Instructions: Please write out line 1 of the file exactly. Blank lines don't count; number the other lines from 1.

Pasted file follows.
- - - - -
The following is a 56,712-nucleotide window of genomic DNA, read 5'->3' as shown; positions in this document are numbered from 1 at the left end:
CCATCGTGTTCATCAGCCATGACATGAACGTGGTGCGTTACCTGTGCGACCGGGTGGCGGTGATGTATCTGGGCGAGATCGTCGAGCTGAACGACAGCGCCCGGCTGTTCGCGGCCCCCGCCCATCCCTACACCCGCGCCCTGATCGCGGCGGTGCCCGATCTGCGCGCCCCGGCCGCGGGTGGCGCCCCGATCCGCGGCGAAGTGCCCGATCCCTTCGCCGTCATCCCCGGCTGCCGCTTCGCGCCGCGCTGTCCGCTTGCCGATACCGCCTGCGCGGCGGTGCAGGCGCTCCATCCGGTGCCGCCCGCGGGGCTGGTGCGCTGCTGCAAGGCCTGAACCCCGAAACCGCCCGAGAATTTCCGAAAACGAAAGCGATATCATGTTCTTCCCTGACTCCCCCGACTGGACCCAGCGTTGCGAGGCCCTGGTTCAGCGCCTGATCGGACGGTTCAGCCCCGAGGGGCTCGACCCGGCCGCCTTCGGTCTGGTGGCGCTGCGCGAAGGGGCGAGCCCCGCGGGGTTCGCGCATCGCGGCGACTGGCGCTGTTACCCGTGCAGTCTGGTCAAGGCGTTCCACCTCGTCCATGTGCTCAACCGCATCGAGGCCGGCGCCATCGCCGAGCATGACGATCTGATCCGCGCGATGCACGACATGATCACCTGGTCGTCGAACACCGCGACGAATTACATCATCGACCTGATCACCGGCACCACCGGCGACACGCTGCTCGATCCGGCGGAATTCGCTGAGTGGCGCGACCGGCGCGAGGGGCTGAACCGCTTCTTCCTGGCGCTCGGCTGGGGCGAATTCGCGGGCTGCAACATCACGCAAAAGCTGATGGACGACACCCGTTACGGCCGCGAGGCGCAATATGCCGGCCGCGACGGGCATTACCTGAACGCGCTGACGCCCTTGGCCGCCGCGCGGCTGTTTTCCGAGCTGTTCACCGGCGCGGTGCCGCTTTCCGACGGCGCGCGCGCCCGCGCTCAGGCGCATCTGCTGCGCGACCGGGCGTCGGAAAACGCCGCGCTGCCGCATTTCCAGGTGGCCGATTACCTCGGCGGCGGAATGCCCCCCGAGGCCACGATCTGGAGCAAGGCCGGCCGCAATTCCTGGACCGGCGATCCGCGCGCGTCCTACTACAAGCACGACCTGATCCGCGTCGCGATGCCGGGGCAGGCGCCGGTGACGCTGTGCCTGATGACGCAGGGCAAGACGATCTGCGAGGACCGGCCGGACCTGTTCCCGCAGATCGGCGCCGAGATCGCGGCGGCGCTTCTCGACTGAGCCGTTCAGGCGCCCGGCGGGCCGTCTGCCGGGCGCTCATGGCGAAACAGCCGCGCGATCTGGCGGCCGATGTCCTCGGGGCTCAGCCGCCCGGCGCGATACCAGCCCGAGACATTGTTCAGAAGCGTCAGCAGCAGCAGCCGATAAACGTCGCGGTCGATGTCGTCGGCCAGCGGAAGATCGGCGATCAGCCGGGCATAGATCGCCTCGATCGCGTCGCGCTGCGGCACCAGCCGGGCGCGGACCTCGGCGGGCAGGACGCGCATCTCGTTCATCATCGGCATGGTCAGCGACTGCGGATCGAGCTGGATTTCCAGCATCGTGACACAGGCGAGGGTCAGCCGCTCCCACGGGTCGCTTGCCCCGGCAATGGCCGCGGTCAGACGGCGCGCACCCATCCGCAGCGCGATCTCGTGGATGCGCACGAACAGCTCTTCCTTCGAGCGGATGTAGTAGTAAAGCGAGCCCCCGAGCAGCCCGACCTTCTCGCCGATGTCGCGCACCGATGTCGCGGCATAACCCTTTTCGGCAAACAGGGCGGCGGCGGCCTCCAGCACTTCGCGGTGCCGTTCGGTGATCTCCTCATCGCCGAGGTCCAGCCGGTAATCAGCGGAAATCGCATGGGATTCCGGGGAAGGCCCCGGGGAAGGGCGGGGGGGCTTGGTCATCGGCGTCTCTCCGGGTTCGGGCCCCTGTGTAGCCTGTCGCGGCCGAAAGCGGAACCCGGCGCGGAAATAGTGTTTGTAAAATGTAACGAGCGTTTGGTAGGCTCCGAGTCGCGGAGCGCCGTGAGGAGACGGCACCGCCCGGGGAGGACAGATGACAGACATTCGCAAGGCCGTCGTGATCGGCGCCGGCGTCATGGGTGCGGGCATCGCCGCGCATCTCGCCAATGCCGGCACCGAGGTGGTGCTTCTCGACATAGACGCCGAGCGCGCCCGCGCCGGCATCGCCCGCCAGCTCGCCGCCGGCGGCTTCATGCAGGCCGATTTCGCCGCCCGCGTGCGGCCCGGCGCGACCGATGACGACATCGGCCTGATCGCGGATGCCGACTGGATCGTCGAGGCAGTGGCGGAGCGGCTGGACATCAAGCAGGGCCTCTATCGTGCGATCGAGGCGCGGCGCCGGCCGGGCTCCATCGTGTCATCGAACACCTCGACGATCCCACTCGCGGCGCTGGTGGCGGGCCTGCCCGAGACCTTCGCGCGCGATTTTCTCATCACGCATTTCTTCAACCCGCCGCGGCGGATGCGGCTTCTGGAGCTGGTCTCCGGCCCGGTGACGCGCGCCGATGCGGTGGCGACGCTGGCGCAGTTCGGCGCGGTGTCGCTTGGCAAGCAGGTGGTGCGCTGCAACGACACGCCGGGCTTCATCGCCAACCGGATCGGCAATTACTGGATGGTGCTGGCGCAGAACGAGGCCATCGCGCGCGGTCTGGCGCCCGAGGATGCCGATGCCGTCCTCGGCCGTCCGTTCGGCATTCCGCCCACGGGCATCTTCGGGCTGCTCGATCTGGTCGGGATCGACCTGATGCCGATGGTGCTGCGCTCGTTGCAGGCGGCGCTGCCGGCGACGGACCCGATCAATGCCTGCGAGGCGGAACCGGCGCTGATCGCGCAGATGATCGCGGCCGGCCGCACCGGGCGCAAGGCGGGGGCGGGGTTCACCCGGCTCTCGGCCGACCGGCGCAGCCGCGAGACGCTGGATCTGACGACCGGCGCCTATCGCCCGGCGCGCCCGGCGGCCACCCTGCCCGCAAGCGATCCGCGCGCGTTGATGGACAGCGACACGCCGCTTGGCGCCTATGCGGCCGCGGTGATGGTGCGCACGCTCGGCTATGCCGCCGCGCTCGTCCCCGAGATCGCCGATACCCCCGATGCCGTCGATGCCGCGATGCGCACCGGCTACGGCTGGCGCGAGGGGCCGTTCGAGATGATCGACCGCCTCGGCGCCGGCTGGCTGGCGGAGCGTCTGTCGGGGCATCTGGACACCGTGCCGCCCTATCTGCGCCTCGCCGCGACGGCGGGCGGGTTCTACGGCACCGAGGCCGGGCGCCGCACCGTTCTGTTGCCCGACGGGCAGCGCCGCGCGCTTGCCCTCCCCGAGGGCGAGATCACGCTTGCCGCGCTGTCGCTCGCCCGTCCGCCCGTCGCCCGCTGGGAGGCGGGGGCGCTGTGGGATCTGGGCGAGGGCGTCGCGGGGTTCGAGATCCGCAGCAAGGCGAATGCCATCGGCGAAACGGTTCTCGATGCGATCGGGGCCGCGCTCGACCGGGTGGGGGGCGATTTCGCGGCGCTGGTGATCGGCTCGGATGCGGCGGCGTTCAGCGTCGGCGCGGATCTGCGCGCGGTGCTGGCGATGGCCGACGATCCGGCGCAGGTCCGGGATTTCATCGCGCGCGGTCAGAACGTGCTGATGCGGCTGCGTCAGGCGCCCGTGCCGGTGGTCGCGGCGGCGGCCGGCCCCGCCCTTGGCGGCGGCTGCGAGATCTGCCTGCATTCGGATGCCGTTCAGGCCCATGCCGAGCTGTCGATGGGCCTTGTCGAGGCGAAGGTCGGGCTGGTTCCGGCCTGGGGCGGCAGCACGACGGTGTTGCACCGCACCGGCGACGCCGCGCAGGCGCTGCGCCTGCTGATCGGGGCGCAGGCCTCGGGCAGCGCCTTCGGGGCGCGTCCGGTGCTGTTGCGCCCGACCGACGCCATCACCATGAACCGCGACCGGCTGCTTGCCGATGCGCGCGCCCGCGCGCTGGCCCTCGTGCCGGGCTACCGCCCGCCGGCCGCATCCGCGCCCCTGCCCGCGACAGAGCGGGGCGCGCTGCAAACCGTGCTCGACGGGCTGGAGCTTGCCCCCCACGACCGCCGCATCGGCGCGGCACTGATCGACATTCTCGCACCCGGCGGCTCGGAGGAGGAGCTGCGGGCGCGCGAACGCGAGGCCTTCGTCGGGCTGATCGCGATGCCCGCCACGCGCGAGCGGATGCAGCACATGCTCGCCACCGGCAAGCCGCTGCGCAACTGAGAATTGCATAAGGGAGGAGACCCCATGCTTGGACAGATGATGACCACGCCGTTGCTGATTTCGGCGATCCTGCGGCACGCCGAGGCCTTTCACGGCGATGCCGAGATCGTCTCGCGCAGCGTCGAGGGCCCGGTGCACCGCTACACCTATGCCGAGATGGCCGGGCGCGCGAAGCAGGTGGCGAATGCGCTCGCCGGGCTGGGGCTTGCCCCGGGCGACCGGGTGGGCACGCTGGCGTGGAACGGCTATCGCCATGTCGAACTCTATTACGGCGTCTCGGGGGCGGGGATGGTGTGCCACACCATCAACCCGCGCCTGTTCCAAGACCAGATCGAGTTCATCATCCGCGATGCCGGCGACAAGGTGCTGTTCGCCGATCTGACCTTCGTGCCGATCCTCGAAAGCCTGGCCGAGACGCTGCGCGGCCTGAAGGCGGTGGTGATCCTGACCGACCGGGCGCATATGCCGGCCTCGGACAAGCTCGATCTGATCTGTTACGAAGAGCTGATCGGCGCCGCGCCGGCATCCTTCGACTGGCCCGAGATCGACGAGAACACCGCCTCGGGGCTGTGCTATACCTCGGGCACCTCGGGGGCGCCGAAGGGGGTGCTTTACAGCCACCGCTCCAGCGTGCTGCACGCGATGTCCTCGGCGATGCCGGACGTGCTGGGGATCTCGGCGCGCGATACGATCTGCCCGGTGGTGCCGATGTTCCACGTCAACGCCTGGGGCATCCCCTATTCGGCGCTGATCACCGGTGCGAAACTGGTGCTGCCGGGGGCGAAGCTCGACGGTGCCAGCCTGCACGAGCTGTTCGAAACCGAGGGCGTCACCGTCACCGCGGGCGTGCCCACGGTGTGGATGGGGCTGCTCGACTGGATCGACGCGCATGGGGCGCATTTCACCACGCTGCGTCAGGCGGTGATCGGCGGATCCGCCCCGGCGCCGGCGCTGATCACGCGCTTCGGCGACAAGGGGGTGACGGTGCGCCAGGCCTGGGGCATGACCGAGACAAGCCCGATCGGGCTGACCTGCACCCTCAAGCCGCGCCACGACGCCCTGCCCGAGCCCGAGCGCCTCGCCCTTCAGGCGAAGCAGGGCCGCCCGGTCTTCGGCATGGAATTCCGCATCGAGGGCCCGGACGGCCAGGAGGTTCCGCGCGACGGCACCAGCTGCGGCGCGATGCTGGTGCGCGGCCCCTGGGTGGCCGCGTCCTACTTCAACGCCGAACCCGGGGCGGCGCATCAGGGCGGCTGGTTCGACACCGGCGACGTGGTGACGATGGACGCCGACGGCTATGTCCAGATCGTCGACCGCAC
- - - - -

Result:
The following is a 56,712-nucleotide window of genomic DNA, read 5'->3' as shown; positions in this document are numbered from 1 at the left end: